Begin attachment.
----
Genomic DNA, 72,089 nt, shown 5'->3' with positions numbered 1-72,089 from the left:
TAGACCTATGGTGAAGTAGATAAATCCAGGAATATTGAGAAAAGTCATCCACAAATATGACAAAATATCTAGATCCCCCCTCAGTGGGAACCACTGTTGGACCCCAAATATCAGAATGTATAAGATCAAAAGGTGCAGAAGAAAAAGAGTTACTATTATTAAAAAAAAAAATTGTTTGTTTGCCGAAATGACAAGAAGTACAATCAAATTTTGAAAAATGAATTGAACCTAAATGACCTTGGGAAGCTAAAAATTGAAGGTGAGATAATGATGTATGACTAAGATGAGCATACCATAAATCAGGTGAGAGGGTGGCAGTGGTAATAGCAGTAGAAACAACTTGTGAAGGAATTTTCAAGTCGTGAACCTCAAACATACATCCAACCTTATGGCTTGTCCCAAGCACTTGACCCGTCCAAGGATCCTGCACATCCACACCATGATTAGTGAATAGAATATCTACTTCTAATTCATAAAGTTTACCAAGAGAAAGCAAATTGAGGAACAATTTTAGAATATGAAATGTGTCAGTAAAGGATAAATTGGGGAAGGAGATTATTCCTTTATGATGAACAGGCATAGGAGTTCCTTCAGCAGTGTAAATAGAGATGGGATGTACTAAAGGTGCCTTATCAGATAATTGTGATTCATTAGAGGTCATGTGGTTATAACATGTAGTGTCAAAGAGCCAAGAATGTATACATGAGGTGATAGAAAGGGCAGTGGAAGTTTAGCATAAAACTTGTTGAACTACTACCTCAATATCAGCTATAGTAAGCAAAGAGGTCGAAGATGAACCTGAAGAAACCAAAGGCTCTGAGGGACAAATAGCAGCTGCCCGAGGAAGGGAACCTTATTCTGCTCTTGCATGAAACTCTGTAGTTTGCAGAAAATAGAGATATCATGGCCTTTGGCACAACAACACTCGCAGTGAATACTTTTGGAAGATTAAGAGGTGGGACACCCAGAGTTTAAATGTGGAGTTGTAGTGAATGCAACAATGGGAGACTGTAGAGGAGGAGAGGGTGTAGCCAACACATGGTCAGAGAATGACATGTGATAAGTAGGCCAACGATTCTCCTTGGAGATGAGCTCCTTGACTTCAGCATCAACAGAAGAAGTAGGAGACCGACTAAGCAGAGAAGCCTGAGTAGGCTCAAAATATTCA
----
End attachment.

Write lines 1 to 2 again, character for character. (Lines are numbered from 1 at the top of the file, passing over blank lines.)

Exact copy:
Genomic DNA, 72,089 nt, shown 5'->3' with positions numbered 1-72,089 from the left:
TAGACCTATGGTGAAGTAGATAAATCCAGGAATATTGAGAAAAGTCATCCACAAATATGACAAAATATCTAGATCCCCCCTCAGTGGGAACCACTGTTGGACCCCAAATATCAGAATGTATAAGATCAAAAGGTGCAGAAGAAAAAGAGTTACTATTATTAAAAAAAAAAATTGTTTGTTTGCCGAAATGACAAGAAGTACAATCAAATTTTGAAAAATGAATTGAACCTAAATGACCTTGGGAAGCTAAAAATTGAAGGTGAGATAATGATGTATGACTAAGATGAGCATACCATAAATCAGGTGAGAGGGTGGCAGTGGTAATAGCAGTAGAAACAACTTGTGAAGGAATTTTCAAGTCGTGAACCTCAAACATACATCCAACCTTATGGCTTGTCCCAAGCACTTGACCCGTCCAAGGATCCTGCACATCCACACCATGATTAGTGAATAGAATATCTACTTCTAATTCATAAAGTTTACCAAGAGAAAGCAAATTGAGGAACAATTTTAGAATATGAAATGTGTCAGTAAAGGATAAATTGGGGAAGGAGATTATTCCTTTATGATGAACAGGCATAGGAGTTCCTTCAGCAGTGTAAATAGAGATGGGATGTACTAAAGGTGCCTTATCAGATAATTGTGATTCATTAGAGGTCATGTGGTTATAACATGTAGTGTCAAAGAGCCAAGAATGTATACATGAGGTGATAGAAAGGGCAGTGGAAGTTTAGCATAAAACTTGTTGAACTACTACCTCAATATCAGCTATAGTAAGCAAAGAGGTCGAAGATGAACCTGAAGAAACCAAAGGCTCTGAGGGACAAATAGCAGCTGCCCGAGGAAGGGAACCTTATTCTGCTCTTGCATGAAACTCTGTAGTTTGCAGAAAATAGAGATATCATGGCCTTTGGCACAACAACACTCGCAGTGAATACTTTTGGAAGATTAAGAGGTGGGACACCCAGAGTTTAAATGTGGAGTTGTAGTGAATGCAACAATGGGAGACTGTAGAGGAGGAGAGGGTGTAGCCAACACATGGTCAGAGAATGACATGTGATAAGTAGGCCAACGATTCTCCTTGGAGATGAGCTCCTTGACTTCAGCATCAACAGAAGAAGTAGGAGACCGACTAAGCAGAGAAGCCTGAGTAGGCTCAAAATATTCA